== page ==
A Good Samaritan Opportunity

I am blessed to live in the shadows of the Great Smoky Mountains and work as a National Park Volunteer at Clingmans Dome. I spend as much time as I can in the Smokies enjoying my love for nature and photography. I love the time I spend in the park and the opportunity I have to interact with park visitors. One thing I have learned as a volunteer is to watch out for visitors who might be in difficulty. It is not uncommon to find distressed visitors at Clingmans Dome, due in large part to the effects of high altitude. Looking for someone who might be having an issue has become almost second nature to me.

It was a chilly and rainy day at the Dome yesterday, though it was not too terribly cold. We were in the clouds all day so we didn't have nearly the volume of visitors we might have on a clear day. Frankly, there wasn't enough activity to require the service of three volunteers and two GSMA employees. I felt prompted to go ahead and leave before the scheduled end of my shift at 3PM. I rarely leave the Dome at 3 when my shift is technically over and I've never left early. Departing the mountaintop yesterday around 2:30PM was out of the ordinary.

I drove down the steep, curvy mountain road slowly as visibility was poor. I came around a curve and noticed a man across the road to my left. He was doubled over, holding on to his knees, and quite wet. He didn't look like the people I typically see who choose to run or walk up the Dome Road, he looked like he needed help. By the time I saw him I had driven past the man, but there was no traffic so I backed my car up, rolled down the window, and asked him if he was OK. He looked up at me and I knew he was not OK. He explained that his truck had broken down, he couldn't get a cell phone signal to call for help, and was walking to look for help. I invited him to get into my car, explaining I was a park volunteer and would do what I could to assist him.

I thought his truck was perhaps a mile or two down Clingmans Dome Road but no, he was many miles down US 441 towards Gatlinburg. He'd walked up to Newfound Gap. No one he spoke to was willing to listen, let alone lend a helping hand so he walked on. At the junction of US 441 and Clingmans Dome Road he saw the sign that said 20 miles to Cherokee and 7 miles to the Information Center and Store at Clingmans Dome. Having never been to the Smokies before he could not have known the terrain. Seven miles sounded better than 20, so he made the right-hand turn and kept on walking--up hill almost all the way. By the time I found him he was still 3-4 miles away from the Dome parking area. I'm not sure he would have made it. I estimated that he had walked 6-7 miles looking for someone, anyone who would help him.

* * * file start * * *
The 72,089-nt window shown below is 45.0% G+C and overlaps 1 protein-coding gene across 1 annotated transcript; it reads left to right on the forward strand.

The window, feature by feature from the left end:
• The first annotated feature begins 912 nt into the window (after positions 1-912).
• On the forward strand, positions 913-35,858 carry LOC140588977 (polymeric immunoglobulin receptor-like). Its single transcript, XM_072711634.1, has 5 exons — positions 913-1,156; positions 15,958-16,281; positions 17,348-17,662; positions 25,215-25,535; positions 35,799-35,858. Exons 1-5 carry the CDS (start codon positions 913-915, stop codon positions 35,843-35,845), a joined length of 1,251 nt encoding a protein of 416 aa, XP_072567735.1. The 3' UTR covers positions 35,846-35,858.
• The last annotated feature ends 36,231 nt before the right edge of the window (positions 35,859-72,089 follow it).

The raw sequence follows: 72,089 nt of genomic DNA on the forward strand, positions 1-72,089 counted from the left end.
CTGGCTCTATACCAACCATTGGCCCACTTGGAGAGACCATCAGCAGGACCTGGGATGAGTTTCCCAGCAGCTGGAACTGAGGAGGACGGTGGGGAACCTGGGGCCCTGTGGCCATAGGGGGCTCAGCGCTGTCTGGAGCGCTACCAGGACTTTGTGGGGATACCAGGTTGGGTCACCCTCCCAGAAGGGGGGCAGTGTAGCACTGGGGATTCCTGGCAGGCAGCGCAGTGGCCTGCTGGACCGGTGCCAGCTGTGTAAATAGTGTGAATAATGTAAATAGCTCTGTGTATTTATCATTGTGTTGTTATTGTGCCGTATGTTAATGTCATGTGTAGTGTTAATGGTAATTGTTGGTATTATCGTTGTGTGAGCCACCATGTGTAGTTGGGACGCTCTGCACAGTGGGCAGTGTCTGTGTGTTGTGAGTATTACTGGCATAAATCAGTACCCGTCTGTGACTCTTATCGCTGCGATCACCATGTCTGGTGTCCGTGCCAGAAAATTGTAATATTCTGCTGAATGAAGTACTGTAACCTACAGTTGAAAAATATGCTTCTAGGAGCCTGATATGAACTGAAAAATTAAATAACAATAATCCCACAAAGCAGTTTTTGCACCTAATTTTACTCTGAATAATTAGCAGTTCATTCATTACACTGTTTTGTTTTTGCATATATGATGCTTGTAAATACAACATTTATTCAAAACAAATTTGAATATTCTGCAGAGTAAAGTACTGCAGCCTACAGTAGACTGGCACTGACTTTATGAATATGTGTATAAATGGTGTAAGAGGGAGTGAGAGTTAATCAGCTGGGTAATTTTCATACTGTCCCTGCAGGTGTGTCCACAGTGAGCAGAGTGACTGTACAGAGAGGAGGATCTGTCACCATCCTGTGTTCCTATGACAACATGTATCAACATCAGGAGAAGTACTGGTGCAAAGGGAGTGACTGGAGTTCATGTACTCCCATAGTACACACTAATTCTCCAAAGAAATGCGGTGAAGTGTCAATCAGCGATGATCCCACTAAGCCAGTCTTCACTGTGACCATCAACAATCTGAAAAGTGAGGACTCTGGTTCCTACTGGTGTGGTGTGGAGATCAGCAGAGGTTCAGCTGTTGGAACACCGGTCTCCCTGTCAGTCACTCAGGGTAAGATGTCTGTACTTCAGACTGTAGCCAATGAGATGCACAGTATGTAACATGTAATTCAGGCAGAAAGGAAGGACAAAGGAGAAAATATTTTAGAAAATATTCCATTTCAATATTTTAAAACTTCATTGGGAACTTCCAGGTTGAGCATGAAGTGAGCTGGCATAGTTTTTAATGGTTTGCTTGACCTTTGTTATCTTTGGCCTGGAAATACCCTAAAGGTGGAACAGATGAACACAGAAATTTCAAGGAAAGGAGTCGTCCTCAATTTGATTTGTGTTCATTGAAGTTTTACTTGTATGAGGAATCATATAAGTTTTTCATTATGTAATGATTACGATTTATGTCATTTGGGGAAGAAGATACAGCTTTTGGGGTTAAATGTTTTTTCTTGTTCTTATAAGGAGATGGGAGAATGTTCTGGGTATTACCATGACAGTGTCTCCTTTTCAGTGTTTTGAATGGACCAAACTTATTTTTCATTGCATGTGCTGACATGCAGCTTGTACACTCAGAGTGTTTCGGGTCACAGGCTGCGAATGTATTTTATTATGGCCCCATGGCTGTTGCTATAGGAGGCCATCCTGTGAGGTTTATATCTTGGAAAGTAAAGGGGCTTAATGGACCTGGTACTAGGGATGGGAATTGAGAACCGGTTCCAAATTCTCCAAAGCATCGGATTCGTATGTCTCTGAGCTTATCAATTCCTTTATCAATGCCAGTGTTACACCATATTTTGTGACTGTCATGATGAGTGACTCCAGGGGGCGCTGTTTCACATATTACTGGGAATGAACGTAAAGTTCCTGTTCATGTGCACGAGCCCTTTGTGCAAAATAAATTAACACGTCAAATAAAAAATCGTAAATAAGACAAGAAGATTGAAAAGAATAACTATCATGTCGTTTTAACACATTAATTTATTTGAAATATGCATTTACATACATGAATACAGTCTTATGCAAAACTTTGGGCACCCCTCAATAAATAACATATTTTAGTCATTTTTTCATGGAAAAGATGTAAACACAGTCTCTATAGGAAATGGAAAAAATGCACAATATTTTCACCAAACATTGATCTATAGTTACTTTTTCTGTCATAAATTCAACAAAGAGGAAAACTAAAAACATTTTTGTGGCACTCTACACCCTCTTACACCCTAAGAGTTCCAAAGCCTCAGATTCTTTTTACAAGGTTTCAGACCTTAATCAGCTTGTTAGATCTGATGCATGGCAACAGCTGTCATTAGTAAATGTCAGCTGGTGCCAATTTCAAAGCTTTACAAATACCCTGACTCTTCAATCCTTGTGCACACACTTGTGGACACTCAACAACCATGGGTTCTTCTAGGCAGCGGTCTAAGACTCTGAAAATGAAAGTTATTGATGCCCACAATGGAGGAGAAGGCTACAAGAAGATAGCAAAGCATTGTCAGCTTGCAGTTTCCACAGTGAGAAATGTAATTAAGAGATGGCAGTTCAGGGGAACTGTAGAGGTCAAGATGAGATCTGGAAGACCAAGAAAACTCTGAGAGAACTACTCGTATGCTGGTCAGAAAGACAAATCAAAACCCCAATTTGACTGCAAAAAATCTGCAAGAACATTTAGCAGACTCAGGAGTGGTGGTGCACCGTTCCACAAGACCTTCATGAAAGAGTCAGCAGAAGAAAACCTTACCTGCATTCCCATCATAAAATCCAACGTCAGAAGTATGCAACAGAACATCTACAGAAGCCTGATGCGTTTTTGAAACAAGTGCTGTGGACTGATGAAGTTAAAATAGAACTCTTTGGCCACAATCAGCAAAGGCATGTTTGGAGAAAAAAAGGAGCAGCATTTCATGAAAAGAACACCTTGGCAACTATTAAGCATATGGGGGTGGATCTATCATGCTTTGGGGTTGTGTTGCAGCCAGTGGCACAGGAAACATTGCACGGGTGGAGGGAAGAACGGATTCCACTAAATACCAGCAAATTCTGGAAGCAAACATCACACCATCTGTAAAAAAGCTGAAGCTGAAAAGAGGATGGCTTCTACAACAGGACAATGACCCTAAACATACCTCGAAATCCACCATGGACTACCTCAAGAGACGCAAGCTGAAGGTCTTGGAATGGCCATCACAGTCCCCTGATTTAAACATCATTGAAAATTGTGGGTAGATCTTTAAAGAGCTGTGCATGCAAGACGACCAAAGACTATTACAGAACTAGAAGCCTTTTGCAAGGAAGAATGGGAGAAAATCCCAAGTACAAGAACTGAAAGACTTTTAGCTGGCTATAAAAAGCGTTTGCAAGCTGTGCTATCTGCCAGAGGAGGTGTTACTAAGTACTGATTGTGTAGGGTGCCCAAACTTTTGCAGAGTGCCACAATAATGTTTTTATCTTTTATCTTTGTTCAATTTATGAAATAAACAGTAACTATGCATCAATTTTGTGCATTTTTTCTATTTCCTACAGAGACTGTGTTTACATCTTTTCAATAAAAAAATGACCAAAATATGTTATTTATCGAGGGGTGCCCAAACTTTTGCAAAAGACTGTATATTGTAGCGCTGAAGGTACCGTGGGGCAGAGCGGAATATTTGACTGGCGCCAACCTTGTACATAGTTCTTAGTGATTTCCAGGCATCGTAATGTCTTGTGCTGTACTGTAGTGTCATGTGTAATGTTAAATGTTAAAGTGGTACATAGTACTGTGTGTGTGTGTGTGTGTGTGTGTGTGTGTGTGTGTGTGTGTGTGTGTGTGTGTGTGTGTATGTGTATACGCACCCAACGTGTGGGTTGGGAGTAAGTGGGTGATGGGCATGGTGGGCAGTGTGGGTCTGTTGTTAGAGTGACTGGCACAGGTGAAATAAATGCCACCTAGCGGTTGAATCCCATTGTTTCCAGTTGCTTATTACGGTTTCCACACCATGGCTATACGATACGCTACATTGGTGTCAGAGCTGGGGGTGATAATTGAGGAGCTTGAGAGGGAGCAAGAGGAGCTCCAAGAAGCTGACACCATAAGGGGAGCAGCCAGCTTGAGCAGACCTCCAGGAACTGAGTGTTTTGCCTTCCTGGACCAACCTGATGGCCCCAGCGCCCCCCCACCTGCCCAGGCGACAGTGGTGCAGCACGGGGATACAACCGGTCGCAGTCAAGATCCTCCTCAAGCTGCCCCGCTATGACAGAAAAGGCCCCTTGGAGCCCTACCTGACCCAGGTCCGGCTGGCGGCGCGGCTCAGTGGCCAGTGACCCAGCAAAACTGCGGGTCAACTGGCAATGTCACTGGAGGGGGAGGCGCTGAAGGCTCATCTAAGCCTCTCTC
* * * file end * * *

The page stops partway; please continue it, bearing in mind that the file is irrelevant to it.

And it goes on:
The man was driving a commercial truck to Cherokee, NC and had taken US 441 on the instruction of his boss. He had no idea that commercial trucks with trailers like his were not permitted in the park. I drove him to the pullout where he left his truck so he could retrieve a few things, then went on down to the Sugarlands Visitors Center. There I identified myself as a volunteer and located a Park Ranger who could assist us. Once our business with the park was done, I drove the man into Gatlinburg, pointed out a few places where he could find needed information, a warm meal, and a place to stay. I handed him a bottle of water, wished him well, and went on my way.

I fought my way through traffic in Gatlinburg, Pigeon Forge, and Sevierville on the way home -- a route I almost never take, especially not on a Friday afternoon. As I drove I thought about the man and what had just happened. Was it a coincidence that I happened to be driving down the Dome Road when I did? I think not. Was it a coincidence that I stopped when many others drove on by? I think not. Then my thoughts turned to the parable of the Good Samaritan in the Bible. You know the story from the tenth chapter of Luke--a man was robbed, beaten, and left to die in a desolate location far from any town or habitation. A priest, then a Levite passed by and did nothing. Finally a Samaritan, a people despised by the Jews, came by and stopped to help the injured man. The humble Samaritan didn't do anything huge, but he did something. I didn't do anything huge either, but I did something because I followed a prompting. I can't explain why, but I know one man is grateful I stopped.

We will never know when the Lord puts an opportunity in front of us. I'm grateful for the opportunity I had serve and learn from this good man. It wasn't what I had planned to do, I was going to find and photograph river otters. The Lord had something else in mind. I'm glad I was on the Lord's side instead of my own. It was just another life lesson from a day in the Smokies -- one I doubt I'll ever forget.


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